Fresh Nettles may also be eaten cooked like spinach. Trim only the top of the plant, before it starts to flower. Boil them in a pot for a minute or two, then toss them with spiral pasta, nutritional yeast and olive oil.

TIP: If you have hives or rheumatism/arthritis, take a few calming breaths and consciously let the nettle touch your skin anywhere comfortable – NOT on the hives, but YES on the affected joint if you want – until you feel the slight sting, at which point you know the medicine of the plant has entered your blood system. It’s not as bad as a bee sting, as long as you control the amount of stinging. To start with take one sting, from a solitary plant on each inner wrist. (Use caution, practice this technique at your own risk.)

Buy Nettle Mint Tea

If you are interested in this tea, here is where to purchase a lovely organic blend of Nettle Mint. BeuTEAful by Tantra Herbs. Sari Weinberg is located in Sackville, New Brunswick, where she has an online tea shop, and also sells a wide variety of herbs and herbal products at the Moncton Saturday Market all through the year.


These French Mint babies will mature by mid-Summer, reaching up to 18 inches.











Rishikesh Yoga Series for Daily Headstands

Please be sure to warm up before all exercise. This is an ADVANCED YOGA SERIES. Practice with mindfulness, the series is meant for students already doing yoga daily.

The following set of asanas is referred to as the Rishikesh Series in the very good manual, Yoga Self Taught by Andre Lysebeth (1971). It is an ideal way to begin your day and end your evening. “Subject to the most precise ruling, each pose completes or accentuates the previous one”. Do them in order, and feel refreshed after only 30 minutes of enjoyable yoga, including the Cobra, Seated Twist and Headstand. It was taught by Swami Sivananda at his ashram in Rishikesh, on the Ganges River.

We begin with an inverted posture, Sarvangasana, the Shoulderstand. This will get the blood pumping.

The Halasana, the Plough, increases compression on the neck and stretches the spinal column. Here we massage the stomach and release the blocked ribs.

Bow - Dhanurasana

In the counter posture, Matsyanasana, the Fish pose, the cervicals of the neck are squeezed instead of stretched, ultimately leading to better thoracic breathing.

From the sitting position, in the Paschimottanasana, or Forward Bend, we complete the plough by bending the spinal column without compressing the nape of the neck.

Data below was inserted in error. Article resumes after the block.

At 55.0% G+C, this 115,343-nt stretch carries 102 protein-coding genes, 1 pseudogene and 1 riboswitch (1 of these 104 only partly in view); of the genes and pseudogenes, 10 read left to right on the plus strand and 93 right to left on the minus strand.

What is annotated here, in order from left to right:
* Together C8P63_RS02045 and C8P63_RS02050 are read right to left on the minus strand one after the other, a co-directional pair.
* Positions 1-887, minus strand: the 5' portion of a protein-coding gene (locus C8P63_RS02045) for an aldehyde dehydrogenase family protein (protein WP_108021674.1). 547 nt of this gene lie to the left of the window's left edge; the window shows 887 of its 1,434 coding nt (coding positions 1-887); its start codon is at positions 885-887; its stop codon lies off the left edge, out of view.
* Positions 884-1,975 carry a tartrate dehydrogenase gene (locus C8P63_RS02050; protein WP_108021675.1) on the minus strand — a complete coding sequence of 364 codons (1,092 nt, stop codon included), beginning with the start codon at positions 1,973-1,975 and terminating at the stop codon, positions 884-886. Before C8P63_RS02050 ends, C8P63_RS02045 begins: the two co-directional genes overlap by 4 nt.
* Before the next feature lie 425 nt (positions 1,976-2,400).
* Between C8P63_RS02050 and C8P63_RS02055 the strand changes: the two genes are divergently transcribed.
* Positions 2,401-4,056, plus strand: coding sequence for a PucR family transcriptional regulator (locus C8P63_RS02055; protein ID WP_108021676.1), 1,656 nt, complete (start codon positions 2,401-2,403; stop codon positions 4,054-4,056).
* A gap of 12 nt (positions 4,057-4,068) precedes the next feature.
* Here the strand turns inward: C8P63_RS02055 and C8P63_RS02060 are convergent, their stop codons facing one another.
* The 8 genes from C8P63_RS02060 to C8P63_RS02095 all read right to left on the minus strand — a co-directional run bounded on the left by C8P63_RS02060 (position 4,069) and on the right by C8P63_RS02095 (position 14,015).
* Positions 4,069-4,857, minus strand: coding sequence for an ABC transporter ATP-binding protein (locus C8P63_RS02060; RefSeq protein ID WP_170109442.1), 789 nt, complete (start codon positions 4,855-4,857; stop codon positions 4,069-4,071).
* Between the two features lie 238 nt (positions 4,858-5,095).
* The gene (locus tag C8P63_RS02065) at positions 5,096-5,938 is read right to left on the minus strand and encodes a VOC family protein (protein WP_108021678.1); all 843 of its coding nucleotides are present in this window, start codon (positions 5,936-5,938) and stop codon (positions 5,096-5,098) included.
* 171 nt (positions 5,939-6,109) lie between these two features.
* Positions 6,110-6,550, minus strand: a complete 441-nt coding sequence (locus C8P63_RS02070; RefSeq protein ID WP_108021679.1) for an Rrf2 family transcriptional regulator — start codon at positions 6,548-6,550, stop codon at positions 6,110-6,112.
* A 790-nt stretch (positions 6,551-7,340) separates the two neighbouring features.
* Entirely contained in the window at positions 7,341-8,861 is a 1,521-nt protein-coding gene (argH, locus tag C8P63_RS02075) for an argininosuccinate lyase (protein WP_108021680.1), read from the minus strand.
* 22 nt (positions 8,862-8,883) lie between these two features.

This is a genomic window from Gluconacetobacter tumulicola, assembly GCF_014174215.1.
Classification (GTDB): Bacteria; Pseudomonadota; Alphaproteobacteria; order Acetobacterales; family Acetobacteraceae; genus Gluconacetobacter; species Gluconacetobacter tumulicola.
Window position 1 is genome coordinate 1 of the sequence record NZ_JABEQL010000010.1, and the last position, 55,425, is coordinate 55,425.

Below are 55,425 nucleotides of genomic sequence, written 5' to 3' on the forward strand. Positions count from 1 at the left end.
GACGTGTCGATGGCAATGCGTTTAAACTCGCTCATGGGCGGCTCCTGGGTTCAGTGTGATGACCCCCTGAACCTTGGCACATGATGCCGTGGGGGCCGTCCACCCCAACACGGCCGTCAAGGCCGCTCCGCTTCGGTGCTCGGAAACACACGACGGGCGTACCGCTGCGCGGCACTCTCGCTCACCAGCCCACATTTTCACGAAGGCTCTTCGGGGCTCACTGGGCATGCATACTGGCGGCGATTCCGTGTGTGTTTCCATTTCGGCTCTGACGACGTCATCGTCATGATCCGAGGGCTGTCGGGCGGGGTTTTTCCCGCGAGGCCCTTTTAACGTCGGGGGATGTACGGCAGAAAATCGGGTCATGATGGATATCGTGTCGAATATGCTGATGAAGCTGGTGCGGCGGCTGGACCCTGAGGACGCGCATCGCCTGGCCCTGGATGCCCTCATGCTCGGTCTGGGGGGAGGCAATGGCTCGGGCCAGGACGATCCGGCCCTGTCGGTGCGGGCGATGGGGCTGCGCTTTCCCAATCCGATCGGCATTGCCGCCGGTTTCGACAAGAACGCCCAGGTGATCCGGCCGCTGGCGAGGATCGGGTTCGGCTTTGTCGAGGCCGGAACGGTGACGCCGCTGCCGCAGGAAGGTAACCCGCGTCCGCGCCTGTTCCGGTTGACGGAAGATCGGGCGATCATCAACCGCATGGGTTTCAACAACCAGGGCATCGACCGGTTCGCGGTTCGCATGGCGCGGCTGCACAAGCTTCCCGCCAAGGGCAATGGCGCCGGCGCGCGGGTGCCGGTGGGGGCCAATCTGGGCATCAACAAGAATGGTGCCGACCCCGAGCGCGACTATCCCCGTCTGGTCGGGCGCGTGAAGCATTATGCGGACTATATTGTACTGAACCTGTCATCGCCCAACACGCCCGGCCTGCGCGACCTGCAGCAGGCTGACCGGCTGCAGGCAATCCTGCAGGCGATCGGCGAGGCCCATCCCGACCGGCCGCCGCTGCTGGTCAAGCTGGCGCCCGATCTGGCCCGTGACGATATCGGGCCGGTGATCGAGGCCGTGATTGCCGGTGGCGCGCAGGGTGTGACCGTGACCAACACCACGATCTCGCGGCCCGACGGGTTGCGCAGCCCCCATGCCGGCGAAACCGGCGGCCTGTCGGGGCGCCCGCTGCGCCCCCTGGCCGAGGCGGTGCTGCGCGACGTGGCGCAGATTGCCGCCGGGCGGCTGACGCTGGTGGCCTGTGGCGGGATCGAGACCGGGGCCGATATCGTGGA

Bolster knees for increased support

Down onto the stomach, we find the Bhujanasana, Cobra pose, to be the third dynamic pose in a row. There is both the compressing of the stomach and the stretching of it. Elongate the neck for better release of the whole spine.

Shalabhasana, the Locust, complements cobra by contracting the lower portion of the torso. Keep the glutes relaxed.

Next is another back bend. Dhanurasana, the Bow pose, which eccentuates the previous stretches to the dorsal muscles. Be sure the big toes point together.

Rising up to sitting, from here we move into the ever important twist. Ardha-Matsyendrasana corrects any intensification of spinal curvatures that may result from successive bending.

Onward to the Sirsasana, or Headstand, crown-jewel of yoga postures.

The series starts and ends with inverted postures. Upon descending from the headstand, lean onto your thumbs, which are placed at the Third Eye… hooked into the brow ridge, and let the full weight of your head be supported.

When the asanas have been completed engage the Uddiyana Bhanda, abdominal squeeze, followed by a advanced breathing (such as the Nadi Shodhana). Culminate with sitting meditation.

Ardha Padmasana

Goddess Kuan Yin in a half lotus.

Take at least 5 minutes for end relaxation, or Savasana. Scan your body for tension. Release with gratitude.

The asanas of the Rishikesh Series are:

  1. Sarvangasana
  2. Halasana
  3. Matsyasana
  4. Paschimottanasana
  5. Bhujangasana
  6. Shalabhasana
  7. Dhanurasana
  8. Ardha-matsyendrasana
  9. Sirsasana
  10. Uddiyana Bhanda
  11. Breathing Meditation
  12. Savasana